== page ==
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Study Guide

The Phenomenology of Mind Chapter Summary & Analysis - Dissemblance Summary

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Dissemblance Summary and Analysis

Hegel opens the chapter by referring to the spiritually complete individual. As espoused previously, for Hegel, the spiritual life and the day-to-day world take place together. The two are inseparable. Customarily he has also shown consciousness and the external world to be in such union but he also acknowledges that mind as such, if not also mind as spirit, has a capacity to function in ways that do not so directly touch or interact with facts of the world in a cause-effect manner.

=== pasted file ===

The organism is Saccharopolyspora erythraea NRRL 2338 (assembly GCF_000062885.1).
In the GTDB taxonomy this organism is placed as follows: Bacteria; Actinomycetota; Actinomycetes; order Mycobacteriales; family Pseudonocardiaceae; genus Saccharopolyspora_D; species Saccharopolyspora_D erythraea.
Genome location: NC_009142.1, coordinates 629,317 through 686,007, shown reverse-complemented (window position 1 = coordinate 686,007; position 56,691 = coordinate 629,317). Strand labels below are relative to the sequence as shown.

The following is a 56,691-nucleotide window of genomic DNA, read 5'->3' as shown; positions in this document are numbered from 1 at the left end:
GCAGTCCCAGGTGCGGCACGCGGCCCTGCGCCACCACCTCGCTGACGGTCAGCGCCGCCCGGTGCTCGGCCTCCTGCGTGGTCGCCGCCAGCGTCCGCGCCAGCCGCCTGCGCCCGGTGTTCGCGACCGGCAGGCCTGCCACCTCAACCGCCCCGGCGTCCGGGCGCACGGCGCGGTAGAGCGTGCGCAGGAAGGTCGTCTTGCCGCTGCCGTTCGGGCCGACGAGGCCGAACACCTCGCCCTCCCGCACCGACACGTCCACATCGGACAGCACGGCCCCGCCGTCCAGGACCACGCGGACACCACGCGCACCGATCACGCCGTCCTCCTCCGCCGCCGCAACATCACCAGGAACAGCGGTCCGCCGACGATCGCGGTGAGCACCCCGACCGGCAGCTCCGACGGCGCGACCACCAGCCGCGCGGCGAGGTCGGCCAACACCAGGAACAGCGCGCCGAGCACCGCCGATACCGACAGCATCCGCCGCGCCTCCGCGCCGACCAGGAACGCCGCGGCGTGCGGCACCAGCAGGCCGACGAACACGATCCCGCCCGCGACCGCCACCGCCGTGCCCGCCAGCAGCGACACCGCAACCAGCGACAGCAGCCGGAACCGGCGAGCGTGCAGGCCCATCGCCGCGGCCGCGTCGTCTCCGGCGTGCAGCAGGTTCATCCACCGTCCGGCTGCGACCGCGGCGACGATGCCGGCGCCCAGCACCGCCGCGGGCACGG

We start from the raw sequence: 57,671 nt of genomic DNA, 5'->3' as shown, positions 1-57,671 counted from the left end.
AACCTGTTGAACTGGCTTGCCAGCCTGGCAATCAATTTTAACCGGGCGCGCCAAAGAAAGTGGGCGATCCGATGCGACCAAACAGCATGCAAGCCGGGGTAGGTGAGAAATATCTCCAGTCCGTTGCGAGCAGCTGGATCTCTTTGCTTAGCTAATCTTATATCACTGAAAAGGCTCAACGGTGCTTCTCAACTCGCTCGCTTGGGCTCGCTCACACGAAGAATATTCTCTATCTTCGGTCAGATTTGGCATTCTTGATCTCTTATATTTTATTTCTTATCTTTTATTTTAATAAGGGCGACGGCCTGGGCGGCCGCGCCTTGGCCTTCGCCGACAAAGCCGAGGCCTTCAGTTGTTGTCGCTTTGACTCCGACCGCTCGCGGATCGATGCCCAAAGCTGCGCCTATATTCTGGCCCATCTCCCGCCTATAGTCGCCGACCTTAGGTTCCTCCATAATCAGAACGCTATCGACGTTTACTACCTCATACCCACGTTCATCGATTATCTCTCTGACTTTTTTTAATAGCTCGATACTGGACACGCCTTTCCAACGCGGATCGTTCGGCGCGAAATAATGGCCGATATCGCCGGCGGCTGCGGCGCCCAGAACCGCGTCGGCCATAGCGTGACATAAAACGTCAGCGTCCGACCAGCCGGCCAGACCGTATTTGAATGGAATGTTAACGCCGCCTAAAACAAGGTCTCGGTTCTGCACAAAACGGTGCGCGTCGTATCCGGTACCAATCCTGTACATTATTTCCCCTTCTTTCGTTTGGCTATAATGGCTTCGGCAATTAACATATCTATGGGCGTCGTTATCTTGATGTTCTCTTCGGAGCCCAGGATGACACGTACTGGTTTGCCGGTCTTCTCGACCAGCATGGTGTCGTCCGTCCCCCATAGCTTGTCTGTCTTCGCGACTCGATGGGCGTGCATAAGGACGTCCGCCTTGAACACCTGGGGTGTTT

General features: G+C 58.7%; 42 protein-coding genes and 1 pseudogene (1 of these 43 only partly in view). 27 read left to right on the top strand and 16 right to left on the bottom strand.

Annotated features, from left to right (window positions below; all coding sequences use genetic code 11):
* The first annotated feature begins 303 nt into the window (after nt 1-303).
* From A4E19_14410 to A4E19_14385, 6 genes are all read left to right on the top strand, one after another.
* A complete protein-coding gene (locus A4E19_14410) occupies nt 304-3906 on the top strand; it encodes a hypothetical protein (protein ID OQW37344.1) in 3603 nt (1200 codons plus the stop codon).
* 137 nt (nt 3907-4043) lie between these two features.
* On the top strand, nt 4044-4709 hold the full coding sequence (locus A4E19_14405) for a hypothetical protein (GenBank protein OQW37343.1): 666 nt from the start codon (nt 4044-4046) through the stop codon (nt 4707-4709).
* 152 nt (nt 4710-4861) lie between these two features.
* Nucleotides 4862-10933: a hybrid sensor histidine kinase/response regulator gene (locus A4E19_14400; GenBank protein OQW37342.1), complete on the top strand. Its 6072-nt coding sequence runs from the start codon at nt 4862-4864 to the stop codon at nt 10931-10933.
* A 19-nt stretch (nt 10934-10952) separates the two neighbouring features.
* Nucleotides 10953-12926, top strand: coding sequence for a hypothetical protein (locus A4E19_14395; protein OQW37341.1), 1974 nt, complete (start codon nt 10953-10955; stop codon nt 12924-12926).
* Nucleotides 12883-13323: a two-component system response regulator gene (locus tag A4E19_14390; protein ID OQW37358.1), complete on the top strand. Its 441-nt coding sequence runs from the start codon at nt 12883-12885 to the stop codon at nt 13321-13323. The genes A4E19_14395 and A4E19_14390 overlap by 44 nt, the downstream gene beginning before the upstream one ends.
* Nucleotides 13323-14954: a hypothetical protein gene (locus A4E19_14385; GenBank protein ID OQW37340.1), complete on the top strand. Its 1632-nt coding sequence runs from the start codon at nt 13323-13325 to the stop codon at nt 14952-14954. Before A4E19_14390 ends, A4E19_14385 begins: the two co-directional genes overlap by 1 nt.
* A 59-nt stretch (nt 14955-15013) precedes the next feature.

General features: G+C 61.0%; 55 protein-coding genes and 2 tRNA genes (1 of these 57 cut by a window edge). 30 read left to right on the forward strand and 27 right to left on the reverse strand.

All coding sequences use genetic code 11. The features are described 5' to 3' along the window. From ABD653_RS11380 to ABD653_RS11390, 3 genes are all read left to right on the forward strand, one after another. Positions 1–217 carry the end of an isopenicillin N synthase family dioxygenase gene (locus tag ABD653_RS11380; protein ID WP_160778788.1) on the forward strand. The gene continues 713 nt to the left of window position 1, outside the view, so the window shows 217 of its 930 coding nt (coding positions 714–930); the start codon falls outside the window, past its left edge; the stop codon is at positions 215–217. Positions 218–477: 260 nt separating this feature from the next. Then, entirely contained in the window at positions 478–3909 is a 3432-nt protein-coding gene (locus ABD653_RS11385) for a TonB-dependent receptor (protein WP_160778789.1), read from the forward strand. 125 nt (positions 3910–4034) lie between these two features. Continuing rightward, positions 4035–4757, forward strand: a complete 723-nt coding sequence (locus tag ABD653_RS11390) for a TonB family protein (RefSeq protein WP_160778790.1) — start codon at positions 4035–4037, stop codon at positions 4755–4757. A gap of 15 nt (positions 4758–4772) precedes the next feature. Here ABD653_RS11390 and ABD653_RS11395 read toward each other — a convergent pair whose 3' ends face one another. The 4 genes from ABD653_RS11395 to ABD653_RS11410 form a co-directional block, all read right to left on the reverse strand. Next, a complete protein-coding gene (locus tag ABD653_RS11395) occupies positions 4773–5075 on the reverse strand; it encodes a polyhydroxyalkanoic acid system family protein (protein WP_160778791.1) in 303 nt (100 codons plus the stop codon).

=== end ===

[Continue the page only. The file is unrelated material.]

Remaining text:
Self-consciousness, Hegel, informs readers, has contradiction and dilemma in the case where it strives to manifest morality. He refers to diverse ethical notions and activities or tendencies to action, some of which have no clear systematic relation to one another. A side effect is that psychologically, the moral consciousness is an amalgam of inconsistencies. These are the source of what he calls...

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This section contains 491 words
(approx. 2 pages at 300 words per page)
Purchase our The Phenomenology of Mind Study Guide
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The Phenomenology of Mind from BookRags and Gale's For Students Series. ©2005-2006 Thomson Gale, a part of the Thomson Corporation. All rights reserved.
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